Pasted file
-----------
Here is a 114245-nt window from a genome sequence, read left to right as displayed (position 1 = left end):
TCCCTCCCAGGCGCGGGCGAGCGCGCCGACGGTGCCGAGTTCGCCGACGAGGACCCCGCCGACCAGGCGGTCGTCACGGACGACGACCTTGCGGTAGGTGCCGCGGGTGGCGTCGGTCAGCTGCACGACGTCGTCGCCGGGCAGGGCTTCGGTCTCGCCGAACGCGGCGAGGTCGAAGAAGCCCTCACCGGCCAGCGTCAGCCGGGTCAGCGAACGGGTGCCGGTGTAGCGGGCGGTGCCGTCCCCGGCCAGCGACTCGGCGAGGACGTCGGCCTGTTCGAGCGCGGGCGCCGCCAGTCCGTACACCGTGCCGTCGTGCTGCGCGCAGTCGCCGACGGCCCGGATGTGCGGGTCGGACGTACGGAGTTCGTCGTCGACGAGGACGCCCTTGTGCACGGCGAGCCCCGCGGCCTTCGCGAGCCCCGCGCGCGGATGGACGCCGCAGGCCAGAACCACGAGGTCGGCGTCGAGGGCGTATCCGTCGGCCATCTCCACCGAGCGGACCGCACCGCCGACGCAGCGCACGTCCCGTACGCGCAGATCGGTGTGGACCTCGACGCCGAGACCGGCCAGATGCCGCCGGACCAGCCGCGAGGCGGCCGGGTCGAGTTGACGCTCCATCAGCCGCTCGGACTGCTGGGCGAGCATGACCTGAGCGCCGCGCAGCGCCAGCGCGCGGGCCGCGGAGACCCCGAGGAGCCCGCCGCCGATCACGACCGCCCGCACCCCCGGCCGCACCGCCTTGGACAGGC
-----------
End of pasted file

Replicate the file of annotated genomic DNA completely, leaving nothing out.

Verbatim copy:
Here is a 114245-nt window from a genome sequence, read left to right as displayed (position 1 = left end):
TCCCTCCCAGGCGCGGGCGAGCGCGCCGACGGTGCCGAGTTCGCCGACGAGGACCCCGCCGACCAGGCGGTCGTCACGGACGACGACCTTGCGGTAGGTGCCGCGGGTGGCGTCGGTCAGCTGCACGACGTCGTCGCCGGGCAGGGCTTCGGTCTCGCCGAACGCGGCGAGGTCGAAGAAGCCCTCACCGGCCAGCGTCAGCCGGGTCAGCGAACGGGTGCCGGTGTAGCGGGCGGTGCCGTCCCCGGCCAGCGACTCGGCGAGGACGTCGGCCTGTTCGAGCGCGGGCGCCGCCAGTCCGTACACCGTGCCGTCGTGCTGCGCGCAGTCGCCGACGGCCCGGATGTGCGGGTCGGACGTACGGAGTTCGTCGTCGACGAGGACGCCCTTGTGCACGGCGAGCCCCGCGGCCTTCGCGAGCCCCGCGCGCGGATGGACGCCGCAGGCCAGAACCACGAGGTCGGCGTCGAGGGCGTATCCGTCGGCCATCTCCACCGAGCGGACCGCACCGCCGACGCAGCGCACGTCCCGTACGCGCAGATCGGTGTGGACCTCGACGCCGAGACCGGCCAGATGCCGCCGGACCAGCCGCGAGGCGGCCGGGTCGAGTTGACGCTCCATCAGCCGCTCGGACTGCTGGGCGAGCATGACCTGAGCGCCGCGCAGCGCCAGCGCGCGGGCCGCGGAGACCCCGAGGAGCCCGCCGCCGATCACGACCGCCCGCACCCCCGGCCGCACCGCCTTGGACAGGC